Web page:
A new analysis from credit rating company Fitch Ratings revealed that a third of prime borrowers are currently underwater on their mortgages.
And after everything is said and done, the company expects roughly half of prime borrowers, those at the higher end of the credit score range, to end up in a negative equity position thanks to a further 10 percent decline in home prices.
You may think it doesn’t matter much, given these are the crème de la crème of homeowners with mortgages.
But Fitch also noted that over 12 percent of prime borrowers are already seriously delinquent on their mortgages, aka on the road to foreclosure.
And who knows how many are at least 30 days behind on mortgage payments or about to be soon.
Fitch also happens to hold the belief that a borrower’s home equity is the “pre-eminent driver of mortgage default performance.”
So it doesn’t necessarily matter if the homeowner has an 800 credit score and the ability to pay the mortgage each month.
If they don’t have any home equity, there’s a good chance they’ll give up and walk away from their home.
Lower Mortgage Rates = More Walkaways?
It now averages a staggering 3.94 percent for a conforming loan amount, which aside from benefiting first-time home buyers, makes it less and less attractive to hold an underwater mortgage.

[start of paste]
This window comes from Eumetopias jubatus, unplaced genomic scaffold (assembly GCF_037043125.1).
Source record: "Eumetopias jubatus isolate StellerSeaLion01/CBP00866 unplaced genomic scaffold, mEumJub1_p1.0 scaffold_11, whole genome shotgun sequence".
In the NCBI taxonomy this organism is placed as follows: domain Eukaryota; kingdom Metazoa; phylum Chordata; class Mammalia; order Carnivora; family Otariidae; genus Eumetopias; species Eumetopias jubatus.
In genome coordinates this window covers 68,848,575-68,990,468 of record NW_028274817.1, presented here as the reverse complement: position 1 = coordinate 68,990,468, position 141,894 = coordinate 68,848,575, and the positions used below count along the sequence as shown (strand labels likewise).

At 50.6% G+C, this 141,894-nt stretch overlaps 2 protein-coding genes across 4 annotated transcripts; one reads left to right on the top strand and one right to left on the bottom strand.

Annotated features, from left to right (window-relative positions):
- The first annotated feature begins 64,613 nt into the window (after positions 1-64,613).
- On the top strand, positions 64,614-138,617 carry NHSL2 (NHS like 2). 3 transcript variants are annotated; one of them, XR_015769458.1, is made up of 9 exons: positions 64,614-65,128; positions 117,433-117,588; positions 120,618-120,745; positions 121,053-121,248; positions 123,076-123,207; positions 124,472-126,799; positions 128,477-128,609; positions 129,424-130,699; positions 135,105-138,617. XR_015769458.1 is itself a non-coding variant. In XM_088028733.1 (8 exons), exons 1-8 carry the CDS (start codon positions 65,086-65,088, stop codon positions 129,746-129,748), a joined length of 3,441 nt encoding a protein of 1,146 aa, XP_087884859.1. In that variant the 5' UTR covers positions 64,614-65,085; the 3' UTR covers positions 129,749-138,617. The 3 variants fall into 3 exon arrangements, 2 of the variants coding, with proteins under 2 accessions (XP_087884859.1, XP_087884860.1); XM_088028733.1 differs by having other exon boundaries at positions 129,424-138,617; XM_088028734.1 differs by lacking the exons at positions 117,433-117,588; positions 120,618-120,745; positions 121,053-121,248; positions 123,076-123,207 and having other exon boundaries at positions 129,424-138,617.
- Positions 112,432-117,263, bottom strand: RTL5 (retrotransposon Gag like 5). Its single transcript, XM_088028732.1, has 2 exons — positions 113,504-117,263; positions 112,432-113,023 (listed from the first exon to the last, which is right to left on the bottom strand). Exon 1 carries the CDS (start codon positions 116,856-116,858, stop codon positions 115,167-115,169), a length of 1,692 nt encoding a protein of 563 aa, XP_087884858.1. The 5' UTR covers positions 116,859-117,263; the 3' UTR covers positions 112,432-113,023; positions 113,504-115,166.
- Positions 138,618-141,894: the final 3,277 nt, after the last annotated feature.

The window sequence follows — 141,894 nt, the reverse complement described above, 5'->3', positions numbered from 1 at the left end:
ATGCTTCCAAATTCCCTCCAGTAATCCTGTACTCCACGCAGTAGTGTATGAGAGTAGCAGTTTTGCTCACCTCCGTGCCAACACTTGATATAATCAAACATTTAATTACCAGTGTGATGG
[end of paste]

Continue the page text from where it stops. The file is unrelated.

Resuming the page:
You see, those with negative equity can’t even do a rate and term refinance to take advantage of the low rates, so there’s more incentive for them to walk away the lower rates go.
From their perspective, the lower interest rates become, the more expensive their mortgage payments begin to look relative to what’s available, and the easier it will be to buy and bail. That is, qualify for a mortgage on another like property, move, and then ditch the old house (and mortgage).
This wasn’t how it was supposed to go down, quite the contrary really.
The Fed figured pushing interest rates lower would buoy home prices, thereby keeping existing homeowners in place despite their dismal equity positions.
But it seems to me that it’s just creating more temptation to walk, especially if those who need it most can’t take advantage of the low rates available.
Super Massive Mortgage Refinance Program
Okay, I’m just making up names here.
But this scenario creates a perfect argument for extending a massive refinance plan to all borrowers.
And with elections just around the corner, it’d be a great shot in the arm (for a Presidential campaign) to offer such a program to all the struggling homeowners out there.
After all, the record low mortgage rates are only helping those who never got into this housing mess to begin with, or the mega-rich (or mega-conservative) who have enough equity to take advantage of them.
For a housing recovery to work, both existing and prospective homeowners must benefit.